From its initial regulation to the present day, many changes have taken place, especially in relation to the covered areas, exclusive service, labor law, and remuneration conditions, making the Residents, today, considered almost as workers ruled by the Consolidation of Labor Laws.

The Paulista School of Medicine of the Federal University of São Paulo [Escola Paulista de Medicina da Universidade Federal de São Paulo (EPM/UNIFESP)] was one of the pioneer medical schools to implement Medical Residency Training Programs in Brazil, following the same conception of programs developed in the early twentieth century, in the United States under the inspiration of Halsted and Osler. Since 1957, EPM/UNIFESP has maintained and constantly seeks to improve and modernize its Medical Residency Training Programs, in accordance with medical advances and the needs of society.

In the 1960s, EPM/UNIFESP Medical Residency Training Program was three years of study, composed of two basic cycles lasting two years: the clinical and the surgical, in which twenty newly graduated doctors were distributed, 10 clinicians and 10 surgeons. Specialties began only in the third year. Over the years, the Residency Program has grown and adapted to the demands, currently consisting of 100 Specialty Training Programs, covering practically all areas of medical practice.

The Regulation of Medical Residency Training Program, with uniform standards throughout the national territory, was developed by the Brazilian National Commission of Medical Residency, created in 1977. This Commission is responsible for establishing the standards and accreditation of Medical Residency Training Programs in the country.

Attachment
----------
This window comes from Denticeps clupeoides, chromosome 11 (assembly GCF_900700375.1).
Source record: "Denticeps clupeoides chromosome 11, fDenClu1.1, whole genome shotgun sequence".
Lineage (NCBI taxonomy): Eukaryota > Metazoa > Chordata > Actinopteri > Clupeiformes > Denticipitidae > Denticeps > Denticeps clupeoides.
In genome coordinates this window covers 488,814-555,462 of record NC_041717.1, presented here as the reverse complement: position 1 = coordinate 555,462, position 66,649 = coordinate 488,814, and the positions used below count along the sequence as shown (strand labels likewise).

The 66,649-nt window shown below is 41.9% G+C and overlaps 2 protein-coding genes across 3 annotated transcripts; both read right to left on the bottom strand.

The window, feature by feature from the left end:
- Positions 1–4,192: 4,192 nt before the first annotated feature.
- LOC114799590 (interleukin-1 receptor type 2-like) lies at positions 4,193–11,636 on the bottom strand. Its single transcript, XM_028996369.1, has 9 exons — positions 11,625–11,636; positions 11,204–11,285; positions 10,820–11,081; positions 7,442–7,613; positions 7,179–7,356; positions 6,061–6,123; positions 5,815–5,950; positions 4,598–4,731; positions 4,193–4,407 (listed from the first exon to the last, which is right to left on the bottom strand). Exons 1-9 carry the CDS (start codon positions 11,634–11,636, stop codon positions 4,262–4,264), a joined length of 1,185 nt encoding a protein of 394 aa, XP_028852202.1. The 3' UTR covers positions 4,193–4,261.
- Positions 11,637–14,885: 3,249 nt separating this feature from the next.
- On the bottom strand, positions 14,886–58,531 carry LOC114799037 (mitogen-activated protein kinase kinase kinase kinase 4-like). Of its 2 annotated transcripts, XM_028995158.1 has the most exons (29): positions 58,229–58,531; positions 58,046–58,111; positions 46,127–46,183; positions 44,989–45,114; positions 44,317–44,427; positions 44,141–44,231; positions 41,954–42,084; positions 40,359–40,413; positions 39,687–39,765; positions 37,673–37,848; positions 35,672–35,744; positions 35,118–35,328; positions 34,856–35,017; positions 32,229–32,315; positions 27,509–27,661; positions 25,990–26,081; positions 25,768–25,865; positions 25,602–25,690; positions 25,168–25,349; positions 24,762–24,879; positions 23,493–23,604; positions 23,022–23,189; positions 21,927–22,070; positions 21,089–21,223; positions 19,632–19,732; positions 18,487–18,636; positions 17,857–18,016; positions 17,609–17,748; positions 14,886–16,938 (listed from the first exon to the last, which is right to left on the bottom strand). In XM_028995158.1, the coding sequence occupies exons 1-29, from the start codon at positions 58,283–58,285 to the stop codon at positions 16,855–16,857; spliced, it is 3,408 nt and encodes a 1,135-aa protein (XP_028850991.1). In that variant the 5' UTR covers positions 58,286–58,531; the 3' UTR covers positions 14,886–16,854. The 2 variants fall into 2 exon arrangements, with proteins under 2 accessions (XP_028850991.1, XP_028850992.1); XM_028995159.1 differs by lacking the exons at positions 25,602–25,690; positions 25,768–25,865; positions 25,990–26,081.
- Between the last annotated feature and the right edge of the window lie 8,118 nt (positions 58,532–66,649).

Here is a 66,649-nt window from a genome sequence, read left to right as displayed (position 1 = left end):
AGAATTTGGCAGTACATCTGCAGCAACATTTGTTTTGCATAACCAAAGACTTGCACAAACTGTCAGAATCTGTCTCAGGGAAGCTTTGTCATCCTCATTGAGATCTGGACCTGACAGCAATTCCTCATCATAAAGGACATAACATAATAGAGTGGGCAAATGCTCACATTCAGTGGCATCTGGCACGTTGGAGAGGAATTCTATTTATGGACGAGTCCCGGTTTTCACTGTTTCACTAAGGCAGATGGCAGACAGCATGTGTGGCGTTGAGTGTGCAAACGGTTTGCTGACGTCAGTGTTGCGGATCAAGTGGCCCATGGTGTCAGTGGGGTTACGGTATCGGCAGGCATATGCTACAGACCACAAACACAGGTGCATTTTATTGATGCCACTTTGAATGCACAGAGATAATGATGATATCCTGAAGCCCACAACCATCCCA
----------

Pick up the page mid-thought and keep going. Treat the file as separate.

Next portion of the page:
Particularly in relation to the Medical Residency Training in Clinical Pathology/Laboratory Medicine, it began at EPM/UNIFESP in 1994. The program currently developed lasts 3 years, and the first year is fully used for clinical training. The practical scenarios of the Residency Training are developed, besides the University Hospital/São Paulo Hospital [Hospital Universitário/Hospital São Paulo (HU/HSP)], in other Hospitals, Public Care Centers and other affiliated University Institutions.

In the first year of Residency Training, the Resident has hardly contact with the laboratory, except for the request for examinations and interpretation of results that they perform as an integral part of the care of the Institution’s patients in the different areas in which they worked. Their schedule and timetable are exactly the same as those of other first-year Medical Clinic Residents, rotating by the same areas, namely: Medical Clinic ICU, Male and Female Wards, Outpatient Clinics, Pulmonology, Hematology, Nephrology, Cardiology, Infectious Diseases, Hospital Infection Control Committee, Emergency Room.